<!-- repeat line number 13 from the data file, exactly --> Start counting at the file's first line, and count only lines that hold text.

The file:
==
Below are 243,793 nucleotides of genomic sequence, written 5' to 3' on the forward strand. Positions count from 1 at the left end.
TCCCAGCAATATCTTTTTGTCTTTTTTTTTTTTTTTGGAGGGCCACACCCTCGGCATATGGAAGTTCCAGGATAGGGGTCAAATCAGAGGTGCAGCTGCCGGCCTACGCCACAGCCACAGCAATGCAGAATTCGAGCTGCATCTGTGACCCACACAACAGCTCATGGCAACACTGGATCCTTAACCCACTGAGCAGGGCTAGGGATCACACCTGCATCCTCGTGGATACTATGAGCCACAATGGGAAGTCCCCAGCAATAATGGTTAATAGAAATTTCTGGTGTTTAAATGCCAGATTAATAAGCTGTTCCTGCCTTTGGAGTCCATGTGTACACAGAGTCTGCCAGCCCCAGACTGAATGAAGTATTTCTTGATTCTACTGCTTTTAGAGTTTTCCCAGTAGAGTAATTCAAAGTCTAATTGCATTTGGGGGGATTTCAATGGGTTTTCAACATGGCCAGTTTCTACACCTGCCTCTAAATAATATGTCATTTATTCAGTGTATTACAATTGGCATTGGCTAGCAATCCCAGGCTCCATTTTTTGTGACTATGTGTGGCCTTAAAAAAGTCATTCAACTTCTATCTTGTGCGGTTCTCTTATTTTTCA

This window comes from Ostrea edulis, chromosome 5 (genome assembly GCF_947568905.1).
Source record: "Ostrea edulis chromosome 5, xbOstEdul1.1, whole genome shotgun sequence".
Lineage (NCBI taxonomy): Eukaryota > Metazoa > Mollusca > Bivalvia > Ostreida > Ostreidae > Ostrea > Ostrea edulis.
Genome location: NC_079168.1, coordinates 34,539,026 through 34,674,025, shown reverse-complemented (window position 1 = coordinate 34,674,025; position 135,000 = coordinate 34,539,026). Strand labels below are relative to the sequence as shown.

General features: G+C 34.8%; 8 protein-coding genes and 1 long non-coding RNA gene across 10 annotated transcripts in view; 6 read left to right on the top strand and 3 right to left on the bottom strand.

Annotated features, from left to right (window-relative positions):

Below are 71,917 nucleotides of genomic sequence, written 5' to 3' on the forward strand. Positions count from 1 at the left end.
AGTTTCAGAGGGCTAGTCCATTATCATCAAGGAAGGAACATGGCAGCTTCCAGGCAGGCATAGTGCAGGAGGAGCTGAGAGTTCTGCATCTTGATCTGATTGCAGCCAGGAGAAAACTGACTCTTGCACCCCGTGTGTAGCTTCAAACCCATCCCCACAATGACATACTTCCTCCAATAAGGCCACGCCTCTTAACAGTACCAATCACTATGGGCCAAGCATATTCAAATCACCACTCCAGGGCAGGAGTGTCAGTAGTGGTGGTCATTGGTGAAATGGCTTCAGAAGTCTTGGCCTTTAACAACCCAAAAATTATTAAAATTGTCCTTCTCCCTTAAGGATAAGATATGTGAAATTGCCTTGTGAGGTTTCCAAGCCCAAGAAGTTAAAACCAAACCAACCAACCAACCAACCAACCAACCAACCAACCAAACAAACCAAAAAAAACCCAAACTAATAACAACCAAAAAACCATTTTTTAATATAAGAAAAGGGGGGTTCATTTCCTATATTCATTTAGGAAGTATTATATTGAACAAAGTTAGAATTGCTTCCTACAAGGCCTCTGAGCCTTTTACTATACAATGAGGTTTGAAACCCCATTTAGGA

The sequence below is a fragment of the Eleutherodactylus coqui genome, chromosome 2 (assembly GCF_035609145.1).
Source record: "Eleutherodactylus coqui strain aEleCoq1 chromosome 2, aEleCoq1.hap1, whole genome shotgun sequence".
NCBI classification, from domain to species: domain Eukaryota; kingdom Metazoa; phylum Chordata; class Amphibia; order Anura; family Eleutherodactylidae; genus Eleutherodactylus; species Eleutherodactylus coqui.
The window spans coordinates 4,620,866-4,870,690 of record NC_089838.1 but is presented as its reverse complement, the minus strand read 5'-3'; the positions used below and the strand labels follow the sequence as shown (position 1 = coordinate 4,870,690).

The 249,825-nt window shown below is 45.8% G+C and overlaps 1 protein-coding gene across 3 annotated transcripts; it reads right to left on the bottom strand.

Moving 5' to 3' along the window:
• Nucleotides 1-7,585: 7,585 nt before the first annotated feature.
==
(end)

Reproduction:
NCBI classification, from domain to species: domain Eukaryota; kingdom Metazoa; phylum Chordata; class Amphibia; order Anura; family Eleutherodactylidae; genus Eleutherodactylus; species Eleutherodactylus coqui.